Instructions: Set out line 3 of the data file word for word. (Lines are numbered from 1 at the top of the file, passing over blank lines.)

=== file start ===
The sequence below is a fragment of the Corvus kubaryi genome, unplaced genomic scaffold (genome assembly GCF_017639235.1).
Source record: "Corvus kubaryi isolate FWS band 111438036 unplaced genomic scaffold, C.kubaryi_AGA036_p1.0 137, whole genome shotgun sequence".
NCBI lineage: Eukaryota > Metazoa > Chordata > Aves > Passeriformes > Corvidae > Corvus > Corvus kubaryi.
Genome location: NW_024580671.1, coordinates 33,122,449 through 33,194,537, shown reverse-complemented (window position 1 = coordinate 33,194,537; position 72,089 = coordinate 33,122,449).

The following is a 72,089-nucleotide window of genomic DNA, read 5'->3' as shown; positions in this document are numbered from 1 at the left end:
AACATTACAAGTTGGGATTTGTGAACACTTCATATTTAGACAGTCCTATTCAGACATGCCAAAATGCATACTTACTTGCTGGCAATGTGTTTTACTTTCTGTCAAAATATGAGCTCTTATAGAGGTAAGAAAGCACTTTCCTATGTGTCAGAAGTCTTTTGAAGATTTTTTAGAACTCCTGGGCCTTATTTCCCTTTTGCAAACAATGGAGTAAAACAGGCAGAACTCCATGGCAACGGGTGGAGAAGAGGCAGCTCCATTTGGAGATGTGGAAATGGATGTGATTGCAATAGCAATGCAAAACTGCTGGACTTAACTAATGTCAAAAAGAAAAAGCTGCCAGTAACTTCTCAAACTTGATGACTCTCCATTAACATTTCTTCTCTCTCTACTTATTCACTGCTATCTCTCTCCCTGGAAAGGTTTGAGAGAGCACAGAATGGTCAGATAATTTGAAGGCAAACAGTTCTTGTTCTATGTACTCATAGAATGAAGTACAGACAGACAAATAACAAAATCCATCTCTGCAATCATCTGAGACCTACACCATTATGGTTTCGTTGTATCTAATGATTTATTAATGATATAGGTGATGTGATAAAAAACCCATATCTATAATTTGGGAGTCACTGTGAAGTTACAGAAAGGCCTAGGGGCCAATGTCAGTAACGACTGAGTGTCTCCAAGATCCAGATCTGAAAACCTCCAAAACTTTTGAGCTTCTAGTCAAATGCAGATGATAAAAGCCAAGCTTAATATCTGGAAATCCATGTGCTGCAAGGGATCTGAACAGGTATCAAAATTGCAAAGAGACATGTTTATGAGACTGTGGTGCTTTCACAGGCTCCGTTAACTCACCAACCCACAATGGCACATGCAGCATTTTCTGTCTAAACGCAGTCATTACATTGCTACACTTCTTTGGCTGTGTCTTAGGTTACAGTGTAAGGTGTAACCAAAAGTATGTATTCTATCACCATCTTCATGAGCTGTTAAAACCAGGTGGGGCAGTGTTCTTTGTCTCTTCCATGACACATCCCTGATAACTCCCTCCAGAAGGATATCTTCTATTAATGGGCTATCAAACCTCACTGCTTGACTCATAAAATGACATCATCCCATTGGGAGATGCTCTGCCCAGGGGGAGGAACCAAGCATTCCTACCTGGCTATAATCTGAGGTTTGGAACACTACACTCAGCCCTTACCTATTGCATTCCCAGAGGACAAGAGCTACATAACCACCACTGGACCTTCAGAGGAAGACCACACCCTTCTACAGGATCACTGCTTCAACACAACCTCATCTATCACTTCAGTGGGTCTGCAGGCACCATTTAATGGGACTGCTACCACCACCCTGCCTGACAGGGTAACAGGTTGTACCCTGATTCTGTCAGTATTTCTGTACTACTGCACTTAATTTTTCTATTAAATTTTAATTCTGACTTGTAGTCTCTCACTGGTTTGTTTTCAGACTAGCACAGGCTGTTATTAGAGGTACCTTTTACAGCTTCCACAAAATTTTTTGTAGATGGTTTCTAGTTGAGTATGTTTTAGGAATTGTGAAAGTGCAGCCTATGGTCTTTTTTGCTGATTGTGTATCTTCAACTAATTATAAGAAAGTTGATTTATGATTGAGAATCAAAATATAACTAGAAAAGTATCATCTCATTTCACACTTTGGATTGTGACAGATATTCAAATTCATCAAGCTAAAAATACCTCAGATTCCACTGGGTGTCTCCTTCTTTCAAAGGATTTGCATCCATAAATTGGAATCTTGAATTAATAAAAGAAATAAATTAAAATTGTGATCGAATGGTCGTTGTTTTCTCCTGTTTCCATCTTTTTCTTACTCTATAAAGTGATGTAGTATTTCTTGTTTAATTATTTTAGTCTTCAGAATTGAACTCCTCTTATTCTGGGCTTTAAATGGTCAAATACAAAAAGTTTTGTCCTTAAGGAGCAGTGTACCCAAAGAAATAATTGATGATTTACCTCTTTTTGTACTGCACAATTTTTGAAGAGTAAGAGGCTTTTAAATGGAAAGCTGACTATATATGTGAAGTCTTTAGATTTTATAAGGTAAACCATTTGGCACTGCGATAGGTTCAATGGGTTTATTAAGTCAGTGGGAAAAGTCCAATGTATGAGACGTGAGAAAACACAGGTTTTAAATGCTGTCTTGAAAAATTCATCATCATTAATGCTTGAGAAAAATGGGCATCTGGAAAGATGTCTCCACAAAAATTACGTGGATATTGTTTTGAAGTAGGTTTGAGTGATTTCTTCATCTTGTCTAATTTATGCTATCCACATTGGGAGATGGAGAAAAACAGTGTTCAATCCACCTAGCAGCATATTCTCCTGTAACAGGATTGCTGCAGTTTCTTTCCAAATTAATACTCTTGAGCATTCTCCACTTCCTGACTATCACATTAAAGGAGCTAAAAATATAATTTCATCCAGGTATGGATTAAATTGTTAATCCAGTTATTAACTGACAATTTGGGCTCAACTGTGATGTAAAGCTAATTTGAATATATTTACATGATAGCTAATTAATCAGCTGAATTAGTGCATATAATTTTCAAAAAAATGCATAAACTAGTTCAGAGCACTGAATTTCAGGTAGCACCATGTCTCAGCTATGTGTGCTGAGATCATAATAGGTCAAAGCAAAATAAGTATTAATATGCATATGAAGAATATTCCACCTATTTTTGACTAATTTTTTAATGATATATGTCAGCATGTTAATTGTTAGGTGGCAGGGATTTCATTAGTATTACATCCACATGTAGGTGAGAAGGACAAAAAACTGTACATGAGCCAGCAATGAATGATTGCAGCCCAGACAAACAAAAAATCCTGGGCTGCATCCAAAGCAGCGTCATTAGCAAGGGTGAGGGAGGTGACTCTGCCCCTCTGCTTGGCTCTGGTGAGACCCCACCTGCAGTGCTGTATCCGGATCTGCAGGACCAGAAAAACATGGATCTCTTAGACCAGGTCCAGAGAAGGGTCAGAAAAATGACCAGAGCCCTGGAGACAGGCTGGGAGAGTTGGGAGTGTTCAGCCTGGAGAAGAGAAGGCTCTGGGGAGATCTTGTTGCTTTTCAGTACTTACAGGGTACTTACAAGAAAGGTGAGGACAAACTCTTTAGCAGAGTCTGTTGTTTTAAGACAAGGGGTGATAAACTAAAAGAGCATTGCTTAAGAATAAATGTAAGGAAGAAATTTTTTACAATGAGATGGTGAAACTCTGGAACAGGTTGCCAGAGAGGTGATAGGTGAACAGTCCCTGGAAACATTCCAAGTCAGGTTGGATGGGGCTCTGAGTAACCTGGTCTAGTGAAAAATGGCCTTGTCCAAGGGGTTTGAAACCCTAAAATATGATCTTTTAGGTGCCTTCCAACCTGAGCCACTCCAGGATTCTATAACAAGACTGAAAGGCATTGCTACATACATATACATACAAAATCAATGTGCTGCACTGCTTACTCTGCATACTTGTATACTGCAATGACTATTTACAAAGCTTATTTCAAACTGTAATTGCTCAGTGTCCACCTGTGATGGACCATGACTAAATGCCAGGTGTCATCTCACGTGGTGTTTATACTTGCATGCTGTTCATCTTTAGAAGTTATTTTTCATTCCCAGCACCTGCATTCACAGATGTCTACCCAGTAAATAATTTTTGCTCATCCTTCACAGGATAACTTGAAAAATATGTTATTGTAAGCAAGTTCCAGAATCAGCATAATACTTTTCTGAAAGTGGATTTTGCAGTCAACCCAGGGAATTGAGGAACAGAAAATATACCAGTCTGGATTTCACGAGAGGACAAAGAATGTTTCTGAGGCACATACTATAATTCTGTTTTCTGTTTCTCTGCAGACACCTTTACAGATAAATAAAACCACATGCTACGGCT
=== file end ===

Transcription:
NCBI lineage: Eukaryota > Metazoa > Chordata > Aves > Passeriformes > Corvidae > Corvus > Corvus kubaryi.